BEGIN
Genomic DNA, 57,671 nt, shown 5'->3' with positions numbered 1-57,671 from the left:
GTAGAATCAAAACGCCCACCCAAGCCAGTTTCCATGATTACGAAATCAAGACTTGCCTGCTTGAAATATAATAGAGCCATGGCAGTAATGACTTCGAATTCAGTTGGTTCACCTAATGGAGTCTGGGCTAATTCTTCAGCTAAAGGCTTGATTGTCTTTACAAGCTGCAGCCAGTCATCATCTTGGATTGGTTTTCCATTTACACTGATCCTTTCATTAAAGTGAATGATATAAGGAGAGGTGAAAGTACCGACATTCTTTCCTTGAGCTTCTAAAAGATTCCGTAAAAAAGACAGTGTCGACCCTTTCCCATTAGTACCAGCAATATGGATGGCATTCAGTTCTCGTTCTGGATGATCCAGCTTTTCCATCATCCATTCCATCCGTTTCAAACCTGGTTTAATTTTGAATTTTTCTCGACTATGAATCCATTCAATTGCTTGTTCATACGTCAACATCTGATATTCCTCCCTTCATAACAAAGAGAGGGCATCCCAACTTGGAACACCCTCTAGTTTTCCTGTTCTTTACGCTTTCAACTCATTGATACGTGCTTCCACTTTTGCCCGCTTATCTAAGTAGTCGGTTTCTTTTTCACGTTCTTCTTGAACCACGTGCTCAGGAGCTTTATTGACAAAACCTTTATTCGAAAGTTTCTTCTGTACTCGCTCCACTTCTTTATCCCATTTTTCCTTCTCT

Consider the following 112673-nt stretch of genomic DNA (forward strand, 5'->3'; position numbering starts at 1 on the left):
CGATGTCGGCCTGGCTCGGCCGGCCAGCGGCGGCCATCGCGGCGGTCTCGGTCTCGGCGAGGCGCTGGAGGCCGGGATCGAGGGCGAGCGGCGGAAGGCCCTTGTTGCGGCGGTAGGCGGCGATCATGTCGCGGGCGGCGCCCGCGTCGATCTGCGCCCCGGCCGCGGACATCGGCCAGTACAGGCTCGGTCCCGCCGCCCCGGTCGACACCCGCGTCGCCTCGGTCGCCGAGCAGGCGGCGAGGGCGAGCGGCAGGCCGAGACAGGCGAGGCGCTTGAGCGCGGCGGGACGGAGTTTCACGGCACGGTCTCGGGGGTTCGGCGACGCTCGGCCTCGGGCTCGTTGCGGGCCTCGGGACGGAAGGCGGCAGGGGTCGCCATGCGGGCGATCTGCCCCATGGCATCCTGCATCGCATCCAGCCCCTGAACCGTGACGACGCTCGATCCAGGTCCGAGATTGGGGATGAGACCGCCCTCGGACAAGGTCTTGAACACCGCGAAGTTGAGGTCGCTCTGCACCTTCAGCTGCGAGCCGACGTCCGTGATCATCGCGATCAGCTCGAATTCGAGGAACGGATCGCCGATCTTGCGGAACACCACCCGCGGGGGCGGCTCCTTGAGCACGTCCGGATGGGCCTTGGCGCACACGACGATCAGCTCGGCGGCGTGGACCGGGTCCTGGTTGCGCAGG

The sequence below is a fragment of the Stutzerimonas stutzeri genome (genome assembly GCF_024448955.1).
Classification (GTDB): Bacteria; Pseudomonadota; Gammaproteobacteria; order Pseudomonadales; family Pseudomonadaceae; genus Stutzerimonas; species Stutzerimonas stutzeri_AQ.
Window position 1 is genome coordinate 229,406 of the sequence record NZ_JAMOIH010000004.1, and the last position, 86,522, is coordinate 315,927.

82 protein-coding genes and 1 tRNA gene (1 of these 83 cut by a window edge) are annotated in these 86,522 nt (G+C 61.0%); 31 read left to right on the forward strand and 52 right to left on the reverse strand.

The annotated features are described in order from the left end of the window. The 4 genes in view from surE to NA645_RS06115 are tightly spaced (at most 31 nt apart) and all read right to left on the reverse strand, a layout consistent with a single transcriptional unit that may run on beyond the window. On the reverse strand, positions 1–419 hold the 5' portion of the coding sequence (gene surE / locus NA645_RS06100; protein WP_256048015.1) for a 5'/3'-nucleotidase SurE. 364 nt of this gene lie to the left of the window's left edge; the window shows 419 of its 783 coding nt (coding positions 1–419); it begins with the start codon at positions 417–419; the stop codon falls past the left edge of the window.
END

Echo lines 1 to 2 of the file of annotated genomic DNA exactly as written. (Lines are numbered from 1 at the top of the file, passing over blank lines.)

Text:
Genomic DNA, 57,671 nt, shown 5'->3' with positions numbered 1-57,671 from the left:
GTAGAATCAAAACGCCCACCCAAGCCAGTTTCCATGATTACGAAATCAAGACTTGCCTGCTTGAAATATAATAGAGCCATGGCAGTAATGACTTCGAATTCAGTTGGTTCACCTAATGGAGTCTGGGCTAATTCTTCAGCTAAAGGCTTGATTGTCTTTACAAGCTGCAGCCAGTCATCATCTTGGATTGGTTTTCCATTTACACTGATCCTTTCATTAAAGTGAATGATATAAGGAGAGGTGAAAGTACCGACATTCTTTCCTTGAGCTTCTAAAAGATTCCGTAAAAAAGACAGTGTCGACCCTTTCCCATTAGTACCAGCAATATGGATGGCATTCAGTTCTCGTTCTGGATGATCCAGCTTTTCCATCATCCATTCCATCCGTTTCAAACCTGGTTTAATTTTGAATTTTTCTCGACTATGAATCCATTCAATTGCTTGTTCATACGTCAACATCTGATATTCCTCCCTTCATAACAAAGAGAGGGCATCCCAACTTGGAACACCCTCTAGTTTTCCTGTTCTTTACGCTTTCAACTCATTGATACGTGCTTCCACTTTTGCCCGCTTATCTAAGTAGTCGGTTTCTTTTTCACGTTCTTCTTGAACCACGTGCTCAGGAGCTTTATTGACAAAACCTTTATTCGAAAGTTTCTTCTGTACTCGCTCCACTTCTTTATCCCATTTTTCCTTCTCT